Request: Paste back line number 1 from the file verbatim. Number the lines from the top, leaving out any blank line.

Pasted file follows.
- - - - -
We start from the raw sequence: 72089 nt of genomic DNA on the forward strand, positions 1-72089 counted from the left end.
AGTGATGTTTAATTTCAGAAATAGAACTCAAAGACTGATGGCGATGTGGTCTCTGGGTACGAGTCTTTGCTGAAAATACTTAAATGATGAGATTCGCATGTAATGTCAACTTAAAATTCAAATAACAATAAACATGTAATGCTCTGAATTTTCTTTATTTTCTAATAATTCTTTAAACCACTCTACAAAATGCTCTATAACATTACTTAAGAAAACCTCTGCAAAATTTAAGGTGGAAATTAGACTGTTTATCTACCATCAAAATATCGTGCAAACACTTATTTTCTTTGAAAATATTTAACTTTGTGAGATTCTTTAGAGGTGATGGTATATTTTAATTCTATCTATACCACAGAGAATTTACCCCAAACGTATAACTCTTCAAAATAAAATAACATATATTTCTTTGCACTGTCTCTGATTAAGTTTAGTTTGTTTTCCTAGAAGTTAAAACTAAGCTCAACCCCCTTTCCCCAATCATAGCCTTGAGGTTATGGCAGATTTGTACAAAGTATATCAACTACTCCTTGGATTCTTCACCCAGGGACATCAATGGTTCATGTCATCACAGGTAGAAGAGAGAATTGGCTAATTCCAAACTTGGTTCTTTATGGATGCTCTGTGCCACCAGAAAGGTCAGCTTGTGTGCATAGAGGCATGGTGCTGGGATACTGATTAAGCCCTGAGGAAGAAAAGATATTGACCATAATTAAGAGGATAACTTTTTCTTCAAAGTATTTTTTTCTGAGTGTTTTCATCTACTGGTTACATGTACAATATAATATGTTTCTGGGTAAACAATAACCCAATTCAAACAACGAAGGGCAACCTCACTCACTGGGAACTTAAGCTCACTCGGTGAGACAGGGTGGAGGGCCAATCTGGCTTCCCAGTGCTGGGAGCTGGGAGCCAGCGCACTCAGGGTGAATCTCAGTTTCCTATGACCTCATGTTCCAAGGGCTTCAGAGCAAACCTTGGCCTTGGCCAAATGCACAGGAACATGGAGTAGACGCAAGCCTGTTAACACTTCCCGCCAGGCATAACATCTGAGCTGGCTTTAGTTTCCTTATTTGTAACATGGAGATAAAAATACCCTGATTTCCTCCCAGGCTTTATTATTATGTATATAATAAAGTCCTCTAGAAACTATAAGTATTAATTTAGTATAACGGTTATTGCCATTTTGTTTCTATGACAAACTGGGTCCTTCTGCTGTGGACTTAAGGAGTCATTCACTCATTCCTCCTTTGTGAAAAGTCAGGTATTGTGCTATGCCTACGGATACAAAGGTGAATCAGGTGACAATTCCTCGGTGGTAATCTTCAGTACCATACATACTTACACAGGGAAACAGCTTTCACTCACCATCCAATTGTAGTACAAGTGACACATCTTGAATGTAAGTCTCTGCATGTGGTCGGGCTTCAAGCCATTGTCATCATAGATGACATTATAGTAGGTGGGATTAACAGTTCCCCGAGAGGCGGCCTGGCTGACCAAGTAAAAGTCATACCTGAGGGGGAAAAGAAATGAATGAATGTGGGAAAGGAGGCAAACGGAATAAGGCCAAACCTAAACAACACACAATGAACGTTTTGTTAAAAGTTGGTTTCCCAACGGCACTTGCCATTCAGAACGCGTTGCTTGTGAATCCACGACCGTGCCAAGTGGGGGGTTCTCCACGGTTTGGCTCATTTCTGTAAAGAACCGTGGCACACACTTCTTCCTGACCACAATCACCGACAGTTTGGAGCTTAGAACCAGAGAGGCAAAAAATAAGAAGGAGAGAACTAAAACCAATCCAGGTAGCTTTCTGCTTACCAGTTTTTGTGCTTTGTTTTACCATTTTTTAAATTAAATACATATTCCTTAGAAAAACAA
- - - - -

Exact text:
We start from the raw sequence: 72089 nt of genomic DNA on the forward strand, positions 1-72089 counted from the left end.